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Album Review

One of the greatest exploitation movies of all time, The Trip was the "vision" of Peter Fonda and Jack Nicholson (who wrote the original script). The finished film didn't turn out exactly the way Fonda and Nicholson wanted it to, but it certainly had it's moments...all in Psychedelic Color. This, the soundtrack, was pretty cool, too. It contains the first studio recordings of the Electric Flag, Michael Bloomfield's swaggering soul/jazz/rock ensemble. Writing and performing trippy music was a bit removed from this fine ensemble's area (they were, in fact, a serious and funky band), but they succeeded admirably. Considering that it came out on Mike Curb's Sidewalk Records (a Capitol subsidiary) and it was an American International film, one wonders if the Flag saw any dough from this? No matter, as some of the music is excellent. "Fine Jug Thing" and "Peter Gets Off" are wild, jazzy rockers, which perfectly score Fonda's Sunset Strip/trip adventures. The album's closer, "Gettin' Hard," is a variation on "Hoochie Coochie Man" and closes the album out in funky style. Also, there are a few early efforts from synthesizer pioneer Paul Beaver, such as "Synesthesia," which is quite similar to David Bowie's work on the Man Who Fell to Earth/Low projects — eight years later.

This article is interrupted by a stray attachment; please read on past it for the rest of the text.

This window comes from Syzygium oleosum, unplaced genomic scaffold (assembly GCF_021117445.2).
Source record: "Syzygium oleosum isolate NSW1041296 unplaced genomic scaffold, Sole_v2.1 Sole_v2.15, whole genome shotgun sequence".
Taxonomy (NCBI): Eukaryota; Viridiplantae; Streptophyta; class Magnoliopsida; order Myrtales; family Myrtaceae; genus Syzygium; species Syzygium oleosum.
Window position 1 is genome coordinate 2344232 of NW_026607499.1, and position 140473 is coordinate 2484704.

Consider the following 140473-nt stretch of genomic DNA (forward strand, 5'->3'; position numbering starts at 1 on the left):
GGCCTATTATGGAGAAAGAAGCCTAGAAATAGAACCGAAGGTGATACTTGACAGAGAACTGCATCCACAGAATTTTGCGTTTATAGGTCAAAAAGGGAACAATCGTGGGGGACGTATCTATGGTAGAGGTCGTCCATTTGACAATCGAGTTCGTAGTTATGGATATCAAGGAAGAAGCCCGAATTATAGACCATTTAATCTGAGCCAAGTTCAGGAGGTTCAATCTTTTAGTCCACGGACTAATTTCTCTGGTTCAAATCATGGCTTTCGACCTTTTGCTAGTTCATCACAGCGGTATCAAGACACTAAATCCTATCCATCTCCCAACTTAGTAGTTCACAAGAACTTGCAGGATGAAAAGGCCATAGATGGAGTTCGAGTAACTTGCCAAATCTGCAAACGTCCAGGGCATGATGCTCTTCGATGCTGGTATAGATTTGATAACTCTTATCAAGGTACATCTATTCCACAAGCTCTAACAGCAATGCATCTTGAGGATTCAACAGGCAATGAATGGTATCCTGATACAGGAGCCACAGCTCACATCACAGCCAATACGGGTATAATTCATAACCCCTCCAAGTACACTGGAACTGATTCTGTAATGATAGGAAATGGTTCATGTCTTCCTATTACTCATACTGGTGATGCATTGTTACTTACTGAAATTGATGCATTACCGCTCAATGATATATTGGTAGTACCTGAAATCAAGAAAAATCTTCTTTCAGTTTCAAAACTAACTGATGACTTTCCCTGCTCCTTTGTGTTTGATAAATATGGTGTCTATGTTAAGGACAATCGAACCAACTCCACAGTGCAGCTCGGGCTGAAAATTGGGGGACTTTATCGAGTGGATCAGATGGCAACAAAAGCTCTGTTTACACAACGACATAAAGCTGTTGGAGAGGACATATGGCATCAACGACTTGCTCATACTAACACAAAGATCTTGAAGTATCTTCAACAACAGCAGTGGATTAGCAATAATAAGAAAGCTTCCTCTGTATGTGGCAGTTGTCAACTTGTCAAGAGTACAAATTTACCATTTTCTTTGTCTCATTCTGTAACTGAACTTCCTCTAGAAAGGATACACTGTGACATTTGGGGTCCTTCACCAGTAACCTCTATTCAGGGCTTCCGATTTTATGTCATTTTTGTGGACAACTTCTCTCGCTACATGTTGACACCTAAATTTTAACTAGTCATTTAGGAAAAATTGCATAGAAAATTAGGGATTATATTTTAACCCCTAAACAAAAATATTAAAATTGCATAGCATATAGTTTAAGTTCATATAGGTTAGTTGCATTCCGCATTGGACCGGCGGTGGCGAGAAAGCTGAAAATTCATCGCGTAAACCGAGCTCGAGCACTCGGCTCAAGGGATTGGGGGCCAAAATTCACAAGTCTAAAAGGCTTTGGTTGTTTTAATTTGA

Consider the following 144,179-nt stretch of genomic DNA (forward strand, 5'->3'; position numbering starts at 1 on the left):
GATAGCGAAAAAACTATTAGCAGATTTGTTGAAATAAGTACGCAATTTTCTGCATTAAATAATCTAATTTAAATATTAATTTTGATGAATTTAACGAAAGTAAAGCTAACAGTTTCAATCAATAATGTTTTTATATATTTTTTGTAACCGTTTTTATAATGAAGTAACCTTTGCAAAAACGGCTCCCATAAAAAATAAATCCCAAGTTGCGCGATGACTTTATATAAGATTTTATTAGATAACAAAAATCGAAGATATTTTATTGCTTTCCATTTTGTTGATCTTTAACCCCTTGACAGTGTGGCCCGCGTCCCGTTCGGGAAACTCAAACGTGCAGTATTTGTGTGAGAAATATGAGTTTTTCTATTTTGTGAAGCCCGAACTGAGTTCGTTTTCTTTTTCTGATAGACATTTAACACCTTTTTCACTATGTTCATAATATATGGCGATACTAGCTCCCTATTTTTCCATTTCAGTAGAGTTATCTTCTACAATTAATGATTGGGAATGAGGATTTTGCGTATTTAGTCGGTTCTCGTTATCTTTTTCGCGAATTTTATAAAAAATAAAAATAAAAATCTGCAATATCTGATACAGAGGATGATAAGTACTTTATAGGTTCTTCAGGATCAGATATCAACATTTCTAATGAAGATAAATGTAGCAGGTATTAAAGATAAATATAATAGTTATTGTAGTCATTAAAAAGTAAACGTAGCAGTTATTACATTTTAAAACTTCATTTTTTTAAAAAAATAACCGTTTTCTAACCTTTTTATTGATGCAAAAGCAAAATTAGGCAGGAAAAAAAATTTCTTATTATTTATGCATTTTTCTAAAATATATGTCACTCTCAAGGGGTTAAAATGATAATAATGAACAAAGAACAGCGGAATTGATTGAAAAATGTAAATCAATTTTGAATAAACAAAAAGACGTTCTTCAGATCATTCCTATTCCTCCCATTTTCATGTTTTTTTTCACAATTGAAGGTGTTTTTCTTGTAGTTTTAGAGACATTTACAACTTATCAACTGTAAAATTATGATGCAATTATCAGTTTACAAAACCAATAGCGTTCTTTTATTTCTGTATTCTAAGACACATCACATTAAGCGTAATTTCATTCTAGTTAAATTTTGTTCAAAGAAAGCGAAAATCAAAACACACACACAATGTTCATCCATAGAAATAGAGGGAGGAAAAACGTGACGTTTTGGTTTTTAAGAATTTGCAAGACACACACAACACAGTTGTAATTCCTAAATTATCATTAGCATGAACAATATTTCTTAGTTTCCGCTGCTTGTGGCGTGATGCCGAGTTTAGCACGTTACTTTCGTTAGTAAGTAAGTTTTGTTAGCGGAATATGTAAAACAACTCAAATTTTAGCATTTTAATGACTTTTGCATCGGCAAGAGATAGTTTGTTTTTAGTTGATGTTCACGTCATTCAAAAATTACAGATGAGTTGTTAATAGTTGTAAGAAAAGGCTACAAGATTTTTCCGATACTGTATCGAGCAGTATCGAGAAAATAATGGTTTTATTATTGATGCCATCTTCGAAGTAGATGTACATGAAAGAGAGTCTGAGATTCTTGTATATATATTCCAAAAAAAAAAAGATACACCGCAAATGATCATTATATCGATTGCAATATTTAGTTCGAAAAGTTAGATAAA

Biography

Formed: April, 1967 in Chicago, IL

Genre: Rock

Years Active: '60s

When guitarist Mike Bloomfield left the Paul Butterfield Blues Band in 1967, he wanted to form a band that combined blues, rock, soul, psychedelia, and jazz into something new. The ambitious concept didn't come off, despite some interesting moments; maybe it was too ambitious to hold all that weight. Bloomfield knew for sure that he wanted a horn section in the band, which he began forming with a couple of friends, keyboardist Barry Goldberg and singer Nick Gravenites. Although the three were all...
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The Trip, The Electric Flag
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